The casual college basketball viewer might well look at the NCAA tournament’s VCU-Butler semifinal Saturday at 6:09 p.m., turn the channel, and watch the evening news.
And then come to regret it.
Though this is a matchup between two mid-major programs with nary a national championship between them — the polar opposite of the Kentucky-Connecticut game that follows — VCU vs. Butler presents a fascinating clash of style and back story. That alone makes it worth watching.
But the Final Four’s first-ever meeting of teams seeded No. 8 or lower has drawn shrugs from some quarters, and outright hostility from others. ESPN commentator Skip Bayless jumped right in Sunday after the 11th-seeded Rams, who barely made the tournament, upended Kansas 71-61.
“VCU still did not deserve bid,” he tweeted Sunday after the Rams upset No. 1-seeded Kansas 71-61. “Can’t improve resume after the fact.”
Unfortunately for the ratings, a lot of viewers might think the same thing.
Or, that they simply had never heard of VCU or Butler, even though Butler’s 61-59 loss to Duke in last year’s final drew 48 million viewers to become the most-watched NCAA final since 1999.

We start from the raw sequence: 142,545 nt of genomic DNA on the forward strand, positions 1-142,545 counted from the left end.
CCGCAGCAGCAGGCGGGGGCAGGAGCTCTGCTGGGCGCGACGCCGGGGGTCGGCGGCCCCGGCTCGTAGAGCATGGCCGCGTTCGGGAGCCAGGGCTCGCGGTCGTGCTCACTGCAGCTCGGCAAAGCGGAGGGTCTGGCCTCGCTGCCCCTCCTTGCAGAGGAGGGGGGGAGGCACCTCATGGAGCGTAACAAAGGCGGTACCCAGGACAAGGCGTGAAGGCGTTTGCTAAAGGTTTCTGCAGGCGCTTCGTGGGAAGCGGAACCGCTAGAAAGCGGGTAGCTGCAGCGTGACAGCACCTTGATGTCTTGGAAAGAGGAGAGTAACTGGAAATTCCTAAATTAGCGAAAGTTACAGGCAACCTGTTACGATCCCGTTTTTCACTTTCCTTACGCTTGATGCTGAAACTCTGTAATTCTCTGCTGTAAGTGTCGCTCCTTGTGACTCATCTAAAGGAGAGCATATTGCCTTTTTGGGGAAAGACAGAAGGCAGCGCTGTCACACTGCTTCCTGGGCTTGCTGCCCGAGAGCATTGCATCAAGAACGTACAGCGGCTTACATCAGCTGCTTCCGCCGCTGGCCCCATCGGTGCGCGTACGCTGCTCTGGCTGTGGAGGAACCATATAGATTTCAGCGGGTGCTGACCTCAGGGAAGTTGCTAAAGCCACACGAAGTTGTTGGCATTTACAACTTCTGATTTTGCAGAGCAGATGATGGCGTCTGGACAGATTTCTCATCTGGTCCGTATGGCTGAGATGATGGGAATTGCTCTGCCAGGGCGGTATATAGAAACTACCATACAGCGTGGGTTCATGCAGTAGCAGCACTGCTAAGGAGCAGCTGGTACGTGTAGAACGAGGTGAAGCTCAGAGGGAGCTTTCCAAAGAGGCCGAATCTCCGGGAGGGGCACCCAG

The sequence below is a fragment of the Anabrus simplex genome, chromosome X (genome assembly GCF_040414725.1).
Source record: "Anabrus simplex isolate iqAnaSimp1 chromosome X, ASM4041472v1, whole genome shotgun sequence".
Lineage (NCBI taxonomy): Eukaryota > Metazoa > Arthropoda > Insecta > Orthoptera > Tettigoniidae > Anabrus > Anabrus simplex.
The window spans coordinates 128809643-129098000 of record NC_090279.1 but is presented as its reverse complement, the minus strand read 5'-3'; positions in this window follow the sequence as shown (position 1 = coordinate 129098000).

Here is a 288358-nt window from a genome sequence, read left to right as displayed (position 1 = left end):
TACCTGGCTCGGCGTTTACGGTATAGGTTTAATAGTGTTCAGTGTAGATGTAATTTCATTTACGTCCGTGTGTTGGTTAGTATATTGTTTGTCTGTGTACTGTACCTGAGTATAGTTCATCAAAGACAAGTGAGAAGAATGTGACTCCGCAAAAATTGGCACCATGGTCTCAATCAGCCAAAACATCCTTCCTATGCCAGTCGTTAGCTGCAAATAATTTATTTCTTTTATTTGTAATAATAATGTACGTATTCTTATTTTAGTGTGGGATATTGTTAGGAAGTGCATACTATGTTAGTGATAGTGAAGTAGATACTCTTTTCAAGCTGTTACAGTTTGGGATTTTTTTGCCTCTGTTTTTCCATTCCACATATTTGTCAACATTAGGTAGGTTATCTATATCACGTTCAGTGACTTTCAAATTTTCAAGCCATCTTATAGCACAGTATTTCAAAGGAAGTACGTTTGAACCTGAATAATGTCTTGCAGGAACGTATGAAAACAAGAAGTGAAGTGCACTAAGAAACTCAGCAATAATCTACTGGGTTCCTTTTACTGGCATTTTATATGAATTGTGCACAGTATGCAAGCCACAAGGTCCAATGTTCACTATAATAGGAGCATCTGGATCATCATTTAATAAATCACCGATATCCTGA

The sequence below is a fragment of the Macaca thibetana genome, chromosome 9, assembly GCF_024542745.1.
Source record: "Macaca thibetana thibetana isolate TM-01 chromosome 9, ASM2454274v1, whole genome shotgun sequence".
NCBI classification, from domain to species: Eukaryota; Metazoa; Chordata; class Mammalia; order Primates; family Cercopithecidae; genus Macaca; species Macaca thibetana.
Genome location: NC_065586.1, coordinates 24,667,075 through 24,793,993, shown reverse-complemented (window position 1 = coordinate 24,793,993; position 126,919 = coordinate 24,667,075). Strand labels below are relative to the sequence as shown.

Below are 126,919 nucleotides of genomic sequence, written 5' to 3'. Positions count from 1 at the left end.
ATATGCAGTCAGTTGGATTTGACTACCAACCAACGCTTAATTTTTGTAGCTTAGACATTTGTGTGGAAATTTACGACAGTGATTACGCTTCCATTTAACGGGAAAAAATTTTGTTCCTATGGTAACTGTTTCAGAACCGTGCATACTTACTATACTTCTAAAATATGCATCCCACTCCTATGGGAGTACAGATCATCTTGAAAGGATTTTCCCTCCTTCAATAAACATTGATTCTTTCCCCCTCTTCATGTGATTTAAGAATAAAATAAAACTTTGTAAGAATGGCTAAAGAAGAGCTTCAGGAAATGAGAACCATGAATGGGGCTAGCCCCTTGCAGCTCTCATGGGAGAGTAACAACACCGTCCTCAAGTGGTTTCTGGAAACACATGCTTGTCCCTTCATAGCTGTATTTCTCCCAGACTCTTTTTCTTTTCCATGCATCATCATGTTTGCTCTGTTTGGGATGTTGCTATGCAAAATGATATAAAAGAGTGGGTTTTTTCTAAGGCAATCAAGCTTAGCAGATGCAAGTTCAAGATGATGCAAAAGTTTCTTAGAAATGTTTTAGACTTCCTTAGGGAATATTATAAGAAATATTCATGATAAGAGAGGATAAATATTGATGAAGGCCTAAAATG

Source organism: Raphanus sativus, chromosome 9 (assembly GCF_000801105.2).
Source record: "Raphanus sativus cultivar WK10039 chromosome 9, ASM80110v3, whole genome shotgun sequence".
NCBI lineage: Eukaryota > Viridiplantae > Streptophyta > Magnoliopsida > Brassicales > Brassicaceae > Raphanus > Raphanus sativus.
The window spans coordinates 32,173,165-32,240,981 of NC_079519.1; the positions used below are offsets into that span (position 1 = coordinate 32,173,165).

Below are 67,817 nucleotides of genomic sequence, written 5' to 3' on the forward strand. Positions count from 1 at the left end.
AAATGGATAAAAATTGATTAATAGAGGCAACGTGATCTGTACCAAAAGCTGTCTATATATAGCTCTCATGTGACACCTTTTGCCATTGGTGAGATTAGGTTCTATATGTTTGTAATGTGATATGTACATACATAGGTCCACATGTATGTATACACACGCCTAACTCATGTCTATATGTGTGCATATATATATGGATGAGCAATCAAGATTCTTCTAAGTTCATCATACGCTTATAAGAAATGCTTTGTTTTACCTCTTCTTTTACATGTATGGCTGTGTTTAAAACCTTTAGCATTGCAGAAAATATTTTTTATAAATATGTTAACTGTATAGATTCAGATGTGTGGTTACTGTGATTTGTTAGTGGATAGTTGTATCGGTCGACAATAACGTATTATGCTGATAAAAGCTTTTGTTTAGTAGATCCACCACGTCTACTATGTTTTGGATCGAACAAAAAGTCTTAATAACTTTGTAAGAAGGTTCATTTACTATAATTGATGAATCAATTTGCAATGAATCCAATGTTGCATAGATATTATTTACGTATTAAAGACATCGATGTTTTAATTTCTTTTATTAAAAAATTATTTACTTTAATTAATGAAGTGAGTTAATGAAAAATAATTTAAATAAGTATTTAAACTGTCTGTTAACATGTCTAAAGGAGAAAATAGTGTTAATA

While that was attributable more to Duke’s legendary status than Butler’s unlikely rise, the eight-seeded Bulldogs should have accumulated some viewer equity from that experience. But the same can’t be said of Shaka Smart’s tough-talking Rams, who had to beat USC in what amounted to a play-in game in the first round, and then get past Georgetown, Purdue, Florida State and Kansas in one of the most magical runs in history.
“Even though it’s a great story, to the vast population of casual followers, it’s hard to understand what VCU and Butler are all about,” said Neil Best, who writes Newsday’s popular media column Sportswatch. “They’ll be more attracted to brand names, and that’s going to take a bite out of the ratings.
“It’s like Boise State-TCU football. Great matchup. But to the casual fan, it’s not Ohio State-USC. That’s the reality.”